Much has been written about the potential of India’s homegrown e-commerce platform ONDC, and how it could curb the rising dominance of Amazon and Flipkart, but the initiative now faces its moment of truth — it’s been launched for users in the country’s startup hub of Bangalore.
The Indian government’s Open Network For Digital Commerce (ONDC), has begun testing its services in 16 pin codes across Bangalore. Customers in Bangalore will be able to shop on the ONDC platform through a buyer applications of their choice. As a part of the first phase, customers will be able to order groceries and food through three buyer apps including Paytm, MyStore, and SpiceMoney. On the seller side, more than 200 grocery stores and restaurants in the city have been onboarded for this phase of the trial.
“Bengaluru consumers to get a whole new shopping experience!” tweeted Minister of Commerce and Industry Piyush Goyal. “Beta testing of the Govt’s revolutionary Open Network For Digital Commerce to begin from tomorrow. It is democratic, cost-effective & empowers buyers and small businesses,” he added.
ONDC has been conceptualized to level the playing field in e-commerce, and help millions of small retailers take on e-commerce giants like Amazon and Flipkart. ONDC is a platform that brings together the different players in an e-commerce ecosytem, and prevents any one from having too much influence or pricing power. The ONDC platform consists of buyer apps, like Paytm, through which customers will be able to place orders. It also includes seller apps, which are companies which have tied up with small retailers and brought them on the platform. The Bangalore pilot has 11 seller apps, including Unilever’s UShop, GoFrugal, SellerApp, GrowthFalcons, nStore and Innobits, among others. The ecosystem also includes logistics partners, which are responsible for delivering items to customers.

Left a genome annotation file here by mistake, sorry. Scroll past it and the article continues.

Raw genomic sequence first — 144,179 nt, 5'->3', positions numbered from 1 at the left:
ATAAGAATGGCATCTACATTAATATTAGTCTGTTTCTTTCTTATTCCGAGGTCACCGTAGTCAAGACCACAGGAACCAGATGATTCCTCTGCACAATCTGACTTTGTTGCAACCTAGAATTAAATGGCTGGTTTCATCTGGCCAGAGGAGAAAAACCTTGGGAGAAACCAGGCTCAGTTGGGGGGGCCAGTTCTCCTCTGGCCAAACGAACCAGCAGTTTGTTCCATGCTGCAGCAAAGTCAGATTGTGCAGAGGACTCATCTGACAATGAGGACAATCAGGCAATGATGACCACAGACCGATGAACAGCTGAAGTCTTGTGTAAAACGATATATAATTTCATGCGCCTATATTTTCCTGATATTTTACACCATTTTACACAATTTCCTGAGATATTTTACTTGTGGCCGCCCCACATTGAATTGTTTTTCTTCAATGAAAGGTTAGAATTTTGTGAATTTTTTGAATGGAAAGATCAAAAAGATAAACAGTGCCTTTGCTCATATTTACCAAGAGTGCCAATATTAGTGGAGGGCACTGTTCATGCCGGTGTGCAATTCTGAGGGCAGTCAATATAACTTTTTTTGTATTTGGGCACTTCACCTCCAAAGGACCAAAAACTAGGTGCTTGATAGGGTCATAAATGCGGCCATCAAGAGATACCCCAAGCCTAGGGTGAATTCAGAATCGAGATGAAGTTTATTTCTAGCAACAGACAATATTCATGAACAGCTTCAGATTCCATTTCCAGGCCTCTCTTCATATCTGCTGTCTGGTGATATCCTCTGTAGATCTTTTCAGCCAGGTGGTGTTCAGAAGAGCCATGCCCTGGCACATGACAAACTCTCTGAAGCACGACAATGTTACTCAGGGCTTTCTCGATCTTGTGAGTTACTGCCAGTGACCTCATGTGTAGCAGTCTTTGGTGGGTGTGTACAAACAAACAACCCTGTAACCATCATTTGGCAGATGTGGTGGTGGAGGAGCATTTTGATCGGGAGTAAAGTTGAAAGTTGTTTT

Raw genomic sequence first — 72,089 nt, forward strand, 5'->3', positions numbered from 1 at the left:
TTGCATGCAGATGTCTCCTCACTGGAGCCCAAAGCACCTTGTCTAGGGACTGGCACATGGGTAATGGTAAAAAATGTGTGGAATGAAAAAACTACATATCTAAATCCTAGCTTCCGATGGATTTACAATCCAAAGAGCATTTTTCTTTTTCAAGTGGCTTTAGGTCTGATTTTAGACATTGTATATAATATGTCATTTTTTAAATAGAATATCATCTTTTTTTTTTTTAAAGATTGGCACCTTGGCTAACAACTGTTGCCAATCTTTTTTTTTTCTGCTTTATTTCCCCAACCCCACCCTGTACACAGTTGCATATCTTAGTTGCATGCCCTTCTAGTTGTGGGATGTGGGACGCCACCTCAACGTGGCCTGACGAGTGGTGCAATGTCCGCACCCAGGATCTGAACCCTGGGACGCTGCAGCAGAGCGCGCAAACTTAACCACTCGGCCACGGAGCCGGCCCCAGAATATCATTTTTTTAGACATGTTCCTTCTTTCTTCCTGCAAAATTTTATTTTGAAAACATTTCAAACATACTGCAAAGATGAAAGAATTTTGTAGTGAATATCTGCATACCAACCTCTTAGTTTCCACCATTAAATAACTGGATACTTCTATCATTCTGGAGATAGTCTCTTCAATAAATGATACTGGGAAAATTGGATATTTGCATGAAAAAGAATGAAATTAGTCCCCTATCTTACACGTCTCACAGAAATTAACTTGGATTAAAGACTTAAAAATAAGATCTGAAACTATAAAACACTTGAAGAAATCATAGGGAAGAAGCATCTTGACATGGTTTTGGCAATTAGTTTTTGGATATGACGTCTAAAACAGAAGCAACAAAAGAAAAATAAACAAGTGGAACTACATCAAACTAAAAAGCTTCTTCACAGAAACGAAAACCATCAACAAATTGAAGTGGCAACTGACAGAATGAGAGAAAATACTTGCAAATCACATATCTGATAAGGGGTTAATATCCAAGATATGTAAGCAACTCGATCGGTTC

Unlike at Amazon and Flipkart, where these different components of e-commerce are controlled by a single company, ONDC allows for decentralization across the different e-commerce verticals. An order, for instance, might be placed on Paytm, get fulfilled by a seller onboarded on UShop, and get delivered by a completely unrelated logistics partner. This allows no single entity to have control over the entire ecosystem, and can potentially help small mom-and-pop stores compete with e-commerce giants.
But ONDC will have to navigate some thorny issues as it looks to take on established e-commerce players. With several different entities involved in a single order, it can be challenging for ONDC to maintain quality, and pin blame in case something goes wrong. It also also be hard to maintain the already-high standards of service that have been set by Amazon and Flipkart, and deal with eventualities, such as returns. And the distributed nature of the platform might make it less likely for any one entity to offer discounts, which could mean that Amazon and Flipkart might end up continuing to offer better deals.
ONDC, though, has an example that it can look to emulate — UPI. UPI similarly brought different payment and wallet apps under a single umbrella, and has created a bit of a revolution — it’s now outstripped both debit and credit cards, and it’s made India the biggest country in terms of real-time digital transactions. ONDC similarly plans to bring several different e-commerce companies on the same common platform. There are a lot more moving parts in e-commerce, and ONDC will likely be harder to implement for e-commerce than UPI was for payments, but if ONDC can be even half as successful as UPI, it might end up changing India’s e-commerce landscape beyond recognition in the years to come.